“Revvel’s Tomb” (Page 12)

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and they called the police,” he said. He stood by the secret door, calmly looking at them, not a glimpse of craziness in his eyes.

“Of course we called,” David said. “You tried to murder someone.”

“I knew you’d think that,” Mark said. “He used to be a nice man, then he got mean, but only after knew about my pictures. I know what’ll happen to me: the police’ll make me live with special people that are s’posed to take care of troubled kids. They’ll be nice to me, though. They won’t hit me anymore.” He looked up at Anna with direct eyes. “And I know you guys won’t tell about the pictures I see, and I’m not gonna tell anymore. So, from now on, no one else will know.”

Ten minutes passed before the tourguide arrived with his boss and the police, the tourguide screaming about how horrible it was for Mark to dare to kill someone in Revvel’s Tomb.

Afterwards, Anna and David walked behind as a policeman attached handcuffs to Mark’s small wrists and led him up the main stairway that David and Anna had first encountered in the darkness; yet, now the stairs were fully lit. The policeman towed Mark up to the trapdoor at the top, once again open to reveal a gray sky outside, a tiny beam of sunlight nudging itself out from behind the clouds. Anna and David stood behind on the stairs, Anna looking behind at the mysterious abyss she had hoped would prove an afterlife; and instead, she had found a man bleeding to death in a sarcophagus. She turned back around, seeing Mark’s back as the policeman dragged him out of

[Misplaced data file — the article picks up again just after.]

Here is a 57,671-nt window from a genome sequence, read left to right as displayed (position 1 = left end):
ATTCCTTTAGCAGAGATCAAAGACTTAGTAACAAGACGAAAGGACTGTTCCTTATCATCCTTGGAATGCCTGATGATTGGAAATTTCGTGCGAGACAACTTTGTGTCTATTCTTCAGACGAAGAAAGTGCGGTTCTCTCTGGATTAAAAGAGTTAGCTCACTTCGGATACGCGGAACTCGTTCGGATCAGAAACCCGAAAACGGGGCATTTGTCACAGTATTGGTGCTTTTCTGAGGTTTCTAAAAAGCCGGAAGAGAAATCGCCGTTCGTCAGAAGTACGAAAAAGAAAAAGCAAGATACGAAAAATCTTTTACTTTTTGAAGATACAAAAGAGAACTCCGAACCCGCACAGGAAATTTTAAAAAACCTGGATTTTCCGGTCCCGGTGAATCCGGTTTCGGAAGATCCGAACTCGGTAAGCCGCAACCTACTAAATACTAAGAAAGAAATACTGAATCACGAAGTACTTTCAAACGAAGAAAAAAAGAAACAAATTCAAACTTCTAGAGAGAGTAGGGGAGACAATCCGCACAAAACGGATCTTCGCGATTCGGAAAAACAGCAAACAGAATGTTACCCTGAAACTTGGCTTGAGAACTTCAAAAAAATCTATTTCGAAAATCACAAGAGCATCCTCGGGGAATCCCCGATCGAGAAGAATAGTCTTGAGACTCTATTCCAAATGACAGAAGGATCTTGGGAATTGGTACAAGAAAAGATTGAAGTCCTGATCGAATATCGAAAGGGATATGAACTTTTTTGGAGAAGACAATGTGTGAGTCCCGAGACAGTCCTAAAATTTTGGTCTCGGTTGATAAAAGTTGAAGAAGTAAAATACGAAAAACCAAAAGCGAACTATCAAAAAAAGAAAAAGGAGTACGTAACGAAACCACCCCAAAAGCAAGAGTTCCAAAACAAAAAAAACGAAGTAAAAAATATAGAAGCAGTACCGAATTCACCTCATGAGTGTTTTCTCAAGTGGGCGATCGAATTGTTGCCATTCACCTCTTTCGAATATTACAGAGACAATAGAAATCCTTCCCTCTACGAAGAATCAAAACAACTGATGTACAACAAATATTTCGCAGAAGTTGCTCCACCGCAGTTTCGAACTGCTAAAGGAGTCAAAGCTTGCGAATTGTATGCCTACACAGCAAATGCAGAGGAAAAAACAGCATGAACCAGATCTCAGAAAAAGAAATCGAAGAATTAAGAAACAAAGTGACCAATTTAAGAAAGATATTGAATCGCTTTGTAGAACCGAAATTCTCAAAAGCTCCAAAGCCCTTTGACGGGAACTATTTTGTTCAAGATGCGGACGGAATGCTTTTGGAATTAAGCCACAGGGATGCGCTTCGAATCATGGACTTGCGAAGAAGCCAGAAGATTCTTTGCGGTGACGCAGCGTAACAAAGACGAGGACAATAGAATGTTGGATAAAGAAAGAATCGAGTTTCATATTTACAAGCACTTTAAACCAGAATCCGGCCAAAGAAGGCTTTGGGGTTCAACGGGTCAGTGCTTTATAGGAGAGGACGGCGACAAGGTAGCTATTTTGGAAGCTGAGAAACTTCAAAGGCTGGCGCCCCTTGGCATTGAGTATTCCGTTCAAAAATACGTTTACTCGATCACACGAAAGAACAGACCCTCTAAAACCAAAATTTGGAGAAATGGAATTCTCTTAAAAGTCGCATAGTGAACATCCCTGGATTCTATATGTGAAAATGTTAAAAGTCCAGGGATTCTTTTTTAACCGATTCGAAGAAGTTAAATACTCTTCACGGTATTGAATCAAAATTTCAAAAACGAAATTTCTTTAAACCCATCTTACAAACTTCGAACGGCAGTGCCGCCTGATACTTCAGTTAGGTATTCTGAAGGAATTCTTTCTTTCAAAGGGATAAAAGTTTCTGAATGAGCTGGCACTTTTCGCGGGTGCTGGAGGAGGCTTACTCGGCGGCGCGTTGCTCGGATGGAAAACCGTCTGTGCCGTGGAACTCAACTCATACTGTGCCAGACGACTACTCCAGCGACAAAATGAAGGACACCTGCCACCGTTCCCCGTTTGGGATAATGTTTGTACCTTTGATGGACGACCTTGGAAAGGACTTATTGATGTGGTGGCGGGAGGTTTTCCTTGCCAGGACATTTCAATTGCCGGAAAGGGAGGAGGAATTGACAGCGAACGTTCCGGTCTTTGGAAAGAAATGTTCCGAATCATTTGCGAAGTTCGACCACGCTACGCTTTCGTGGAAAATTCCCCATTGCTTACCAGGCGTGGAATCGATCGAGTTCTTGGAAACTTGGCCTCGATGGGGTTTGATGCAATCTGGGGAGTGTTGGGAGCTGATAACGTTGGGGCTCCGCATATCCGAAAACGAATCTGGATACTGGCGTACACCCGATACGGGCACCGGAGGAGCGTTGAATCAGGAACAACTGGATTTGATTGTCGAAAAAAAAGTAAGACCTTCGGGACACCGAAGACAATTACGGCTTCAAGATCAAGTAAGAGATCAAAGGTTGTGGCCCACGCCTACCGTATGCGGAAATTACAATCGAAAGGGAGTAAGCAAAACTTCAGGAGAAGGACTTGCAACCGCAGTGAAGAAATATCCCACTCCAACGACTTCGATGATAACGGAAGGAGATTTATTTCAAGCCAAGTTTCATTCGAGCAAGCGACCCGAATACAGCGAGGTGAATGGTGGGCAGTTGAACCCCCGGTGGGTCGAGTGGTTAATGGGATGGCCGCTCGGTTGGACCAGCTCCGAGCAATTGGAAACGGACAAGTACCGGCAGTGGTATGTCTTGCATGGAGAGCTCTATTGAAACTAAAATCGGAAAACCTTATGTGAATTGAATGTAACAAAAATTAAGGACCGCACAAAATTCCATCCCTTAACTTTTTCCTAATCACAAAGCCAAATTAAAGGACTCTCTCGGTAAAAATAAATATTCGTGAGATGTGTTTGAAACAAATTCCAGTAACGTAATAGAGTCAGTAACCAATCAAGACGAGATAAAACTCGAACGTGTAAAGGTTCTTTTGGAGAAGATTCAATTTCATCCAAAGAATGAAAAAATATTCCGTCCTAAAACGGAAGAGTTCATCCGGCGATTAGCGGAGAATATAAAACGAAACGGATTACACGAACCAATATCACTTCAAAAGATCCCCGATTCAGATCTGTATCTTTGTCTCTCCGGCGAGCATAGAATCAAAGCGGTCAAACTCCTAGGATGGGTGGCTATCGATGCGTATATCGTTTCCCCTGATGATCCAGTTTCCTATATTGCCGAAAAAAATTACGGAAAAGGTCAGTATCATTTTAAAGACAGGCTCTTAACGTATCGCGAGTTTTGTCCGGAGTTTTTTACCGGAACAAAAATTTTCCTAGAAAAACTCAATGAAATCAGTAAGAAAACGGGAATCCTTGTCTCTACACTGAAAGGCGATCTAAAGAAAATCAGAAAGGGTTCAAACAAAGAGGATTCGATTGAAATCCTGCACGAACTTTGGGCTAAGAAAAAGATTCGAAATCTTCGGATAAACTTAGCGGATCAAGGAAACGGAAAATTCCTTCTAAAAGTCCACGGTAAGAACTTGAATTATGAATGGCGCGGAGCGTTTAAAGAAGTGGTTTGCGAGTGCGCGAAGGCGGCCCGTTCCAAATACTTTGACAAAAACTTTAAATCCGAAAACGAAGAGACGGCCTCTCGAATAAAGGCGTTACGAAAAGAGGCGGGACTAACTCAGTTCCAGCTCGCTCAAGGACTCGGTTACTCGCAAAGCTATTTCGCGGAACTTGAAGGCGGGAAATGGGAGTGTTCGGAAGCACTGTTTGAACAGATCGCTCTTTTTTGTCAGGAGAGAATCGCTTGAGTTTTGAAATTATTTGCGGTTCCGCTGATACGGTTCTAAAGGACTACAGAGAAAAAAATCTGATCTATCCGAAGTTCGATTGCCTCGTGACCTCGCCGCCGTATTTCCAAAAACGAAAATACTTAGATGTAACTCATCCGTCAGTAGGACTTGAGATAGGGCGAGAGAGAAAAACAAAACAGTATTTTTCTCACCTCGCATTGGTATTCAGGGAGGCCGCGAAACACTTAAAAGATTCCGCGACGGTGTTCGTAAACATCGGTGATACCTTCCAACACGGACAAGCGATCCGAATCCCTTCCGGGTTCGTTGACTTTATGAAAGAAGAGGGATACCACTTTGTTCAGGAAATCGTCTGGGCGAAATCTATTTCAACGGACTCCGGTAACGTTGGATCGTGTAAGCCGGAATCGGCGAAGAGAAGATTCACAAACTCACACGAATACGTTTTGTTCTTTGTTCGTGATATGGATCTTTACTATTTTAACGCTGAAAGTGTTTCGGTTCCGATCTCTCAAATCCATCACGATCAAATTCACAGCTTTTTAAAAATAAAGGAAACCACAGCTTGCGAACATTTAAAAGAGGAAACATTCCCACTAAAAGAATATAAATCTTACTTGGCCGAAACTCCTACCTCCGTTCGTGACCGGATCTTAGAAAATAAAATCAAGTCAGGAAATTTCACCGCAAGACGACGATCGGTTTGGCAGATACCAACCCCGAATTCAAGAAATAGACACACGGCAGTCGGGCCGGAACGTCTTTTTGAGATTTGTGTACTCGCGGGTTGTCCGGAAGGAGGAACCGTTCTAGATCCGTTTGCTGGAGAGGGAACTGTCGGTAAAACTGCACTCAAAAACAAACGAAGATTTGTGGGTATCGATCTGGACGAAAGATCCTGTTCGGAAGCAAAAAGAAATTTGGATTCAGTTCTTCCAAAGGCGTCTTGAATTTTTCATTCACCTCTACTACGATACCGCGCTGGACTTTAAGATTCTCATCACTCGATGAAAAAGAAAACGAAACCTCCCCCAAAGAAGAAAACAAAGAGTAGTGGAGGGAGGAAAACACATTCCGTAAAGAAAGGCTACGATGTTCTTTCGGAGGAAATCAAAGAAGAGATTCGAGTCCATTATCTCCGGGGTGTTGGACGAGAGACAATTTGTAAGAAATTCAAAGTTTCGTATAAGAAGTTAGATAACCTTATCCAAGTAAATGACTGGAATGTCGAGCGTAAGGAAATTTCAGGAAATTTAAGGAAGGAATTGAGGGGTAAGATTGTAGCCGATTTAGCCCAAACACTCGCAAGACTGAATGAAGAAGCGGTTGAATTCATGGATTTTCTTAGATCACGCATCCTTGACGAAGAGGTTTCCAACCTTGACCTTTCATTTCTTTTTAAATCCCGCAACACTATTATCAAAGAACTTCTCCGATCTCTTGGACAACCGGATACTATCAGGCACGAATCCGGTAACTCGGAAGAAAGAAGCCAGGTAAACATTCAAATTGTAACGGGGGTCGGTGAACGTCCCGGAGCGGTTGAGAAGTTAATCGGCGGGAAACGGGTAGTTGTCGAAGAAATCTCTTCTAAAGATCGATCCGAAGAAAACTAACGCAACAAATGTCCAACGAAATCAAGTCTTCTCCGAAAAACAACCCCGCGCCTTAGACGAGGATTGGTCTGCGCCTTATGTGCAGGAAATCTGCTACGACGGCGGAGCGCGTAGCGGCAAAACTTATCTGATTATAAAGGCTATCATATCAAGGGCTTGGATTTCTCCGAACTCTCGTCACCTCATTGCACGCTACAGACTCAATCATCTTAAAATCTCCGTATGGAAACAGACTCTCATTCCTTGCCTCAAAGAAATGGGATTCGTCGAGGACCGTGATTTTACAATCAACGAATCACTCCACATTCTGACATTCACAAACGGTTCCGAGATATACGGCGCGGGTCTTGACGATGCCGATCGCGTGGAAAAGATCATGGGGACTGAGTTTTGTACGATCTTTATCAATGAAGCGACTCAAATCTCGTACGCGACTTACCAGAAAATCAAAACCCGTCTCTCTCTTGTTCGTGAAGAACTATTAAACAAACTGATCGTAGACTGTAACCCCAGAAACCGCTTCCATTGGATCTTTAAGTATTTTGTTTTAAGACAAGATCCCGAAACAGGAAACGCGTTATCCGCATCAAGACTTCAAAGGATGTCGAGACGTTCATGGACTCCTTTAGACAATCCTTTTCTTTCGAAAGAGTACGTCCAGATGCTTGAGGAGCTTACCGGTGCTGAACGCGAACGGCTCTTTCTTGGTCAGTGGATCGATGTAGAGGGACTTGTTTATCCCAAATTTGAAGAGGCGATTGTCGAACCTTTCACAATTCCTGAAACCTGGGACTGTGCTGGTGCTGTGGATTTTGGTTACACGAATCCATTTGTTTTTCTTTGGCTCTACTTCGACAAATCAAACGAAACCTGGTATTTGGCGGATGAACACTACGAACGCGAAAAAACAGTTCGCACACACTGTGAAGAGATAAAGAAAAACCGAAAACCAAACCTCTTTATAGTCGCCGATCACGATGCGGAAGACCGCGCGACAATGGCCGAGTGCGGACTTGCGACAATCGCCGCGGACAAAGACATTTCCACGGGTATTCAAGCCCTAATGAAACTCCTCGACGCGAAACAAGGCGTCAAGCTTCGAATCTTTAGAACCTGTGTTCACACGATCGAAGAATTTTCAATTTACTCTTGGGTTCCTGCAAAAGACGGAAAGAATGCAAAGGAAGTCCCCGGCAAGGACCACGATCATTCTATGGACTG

the tomb.

“Oh, yeah,” Mark said, suddenly stopping on the steps and turning backwards to Anna. His face was mild and sincere, like a teacher imparting knowledge to a student. “You don’t have to worry about your brother anymore. What’s his name? Robert?” Anna’s heart almost stopped. She stared up at Mark in disbelief and nodded slowly. “I saw pictures of him, too,” Mark continued. “He’s gonna wake up soon.”

Anna stood still in amazement. She watched the policeman take Mark to the top, and they climbed out the trapdoor. They seemed to disappear in an instant, leaving Anna and David alone on the steps. ©Brenna Pierson

Anna turned to David, her face blank. “He couldn’t have known that unless he was telling the truth about his predicting,” she said. “I didn’t even mention Robert’s name to you.” She smiled then, for she may not have found proof of immortality—yet, she had found an unusual  boy who gave her hope for her brother’s life, and hope in the future.

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